A common reaction to our clean rivers initiative is that we are anti-dairy farming. This is completely untrue.
The truth is that many dairy farmers, with a little cajoling from Fonterra and Dairy NZ, are doing a lot to improve water quality. The vast majority of farmers now control their shed effluent, leaving only a small rump of offenders that give the whole industry a bad name. Many are also fencing and planting their riverbanks. This great work is probably the source of the improving trends in phosphorus and E. coli we have seen in some rivers in recent years.
For many farmers the poster child of ‘dirty dairy’ – cow shit in the river – is a thing of the past. If farmers transgress this (by discharging effluent or letting their cows stray into waterways), they risk Fonterra refusing to pick up their milk. In theory anyway – we are yet to see Fonterra resort to this ultimate sanction.
The cows and steers spotted in rivers nowadays are either those on beef farms (some of which are used to winter dairy cows – a big loophole in the rules) or from that small rump of dairy farmers that Fonterra is yet to bring to heel.[quote pull=”Right”]We can’t eliminate the impact of farming on the environment, but if we are smart we can reduce it and continue to grow our economy.[/quote]
That said, there are still issues with intensive farming such as dairy. The main one is the sheer number of cattle peeing on the land. The soil can’t soak up the nitrogen, so it ends up in the groundwater and (eventually) the streams. Nitrogen in water can contribute to the growth of algae, which makes things difficult for critters living in the stream, and can make swimming unpleasant. This isn’t a problem caused by any one farmer, it is simply down to the sheer number of cows in a catchment.
There are ways to reduce the impact of farming on water quality, sometimes with little or no cost. Using nutrients more efficiently can improve profit and help the environment at the same time. Nutrients are valuable to farmers – they help grow grass. So letting nutrients leach into rivers is literally letting money go down the drain. Smart farmers have realised this and are doing everything they can to reduce the amount of nutrient loss. Improved management practices are reducing nutrient leaching and saving farmers’ money. There is more scope for improvement.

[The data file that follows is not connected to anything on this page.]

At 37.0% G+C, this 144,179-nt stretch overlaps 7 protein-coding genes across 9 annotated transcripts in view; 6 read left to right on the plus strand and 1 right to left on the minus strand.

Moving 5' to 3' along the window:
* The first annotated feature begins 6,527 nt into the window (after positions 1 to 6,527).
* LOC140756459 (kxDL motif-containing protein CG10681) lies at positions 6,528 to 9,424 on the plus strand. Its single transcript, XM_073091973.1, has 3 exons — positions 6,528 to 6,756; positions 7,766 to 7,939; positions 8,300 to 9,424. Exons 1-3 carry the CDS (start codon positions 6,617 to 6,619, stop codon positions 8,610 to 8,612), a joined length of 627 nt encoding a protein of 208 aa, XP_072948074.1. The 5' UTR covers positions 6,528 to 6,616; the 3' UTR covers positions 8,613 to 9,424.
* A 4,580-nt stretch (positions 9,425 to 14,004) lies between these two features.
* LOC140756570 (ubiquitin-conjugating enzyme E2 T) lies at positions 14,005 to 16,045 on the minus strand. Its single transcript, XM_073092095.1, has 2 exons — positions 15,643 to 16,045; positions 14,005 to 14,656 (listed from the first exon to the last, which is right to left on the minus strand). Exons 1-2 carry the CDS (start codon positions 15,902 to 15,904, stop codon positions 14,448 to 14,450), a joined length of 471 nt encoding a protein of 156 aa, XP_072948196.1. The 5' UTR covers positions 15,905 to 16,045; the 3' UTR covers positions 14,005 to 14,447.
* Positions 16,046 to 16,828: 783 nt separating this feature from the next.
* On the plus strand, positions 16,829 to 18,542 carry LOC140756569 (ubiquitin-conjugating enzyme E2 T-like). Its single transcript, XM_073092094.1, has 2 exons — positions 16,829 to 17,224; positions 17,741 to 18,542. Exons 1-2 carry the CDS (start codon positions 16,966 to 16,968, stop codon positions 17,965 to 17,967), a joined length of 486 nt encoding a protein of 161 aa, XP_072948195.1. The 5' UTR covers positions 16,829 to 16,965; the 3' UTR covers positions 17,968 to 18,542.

With the substantial rise in the price of milk solids, revenue and even profits from more intensive farming have been stellar. However, increased intensity of farming greatly increases the potential for nutrient loss, and environmental damage, which only careful management and mitigation strategies can address. The challenge is to limit that damage while still allowing for growth.
Setting limits to pollution in every catchment can help farmers achieve this. Farmers that want to increase production will have to find ways to operate more efficiently, or offset any damage by making improvements elsewhere in the catchment. For example dairy farmers could help their cousins in the sheep and beef industry fence and plant their riverbanks. We can’t eliminate the impact of farming on the environment, but if we are smart we can reduce it and continue to grow our economy.
Intensive farming is still possible even with nutrient limits, but farmers would have to invest in ways to mitigate their impact. For example, stand-off pads to collect effluent while cattle are resting.
New Zealand has a huge opportunity to be the world leader on this issue. Not only could we protect our ‘100% Pure’ image and reputation for high quality food, but we have an opportunity to find innovative ways to farm sustainably. Our farmers led the world in phasing out subsidies, we could do the same again with farming in a manner that doesn’t wreck water quality.
We are not anti-dairy. It is after all a major part of our economy. We just think that growth doesn’t have to come at the expense of the environment.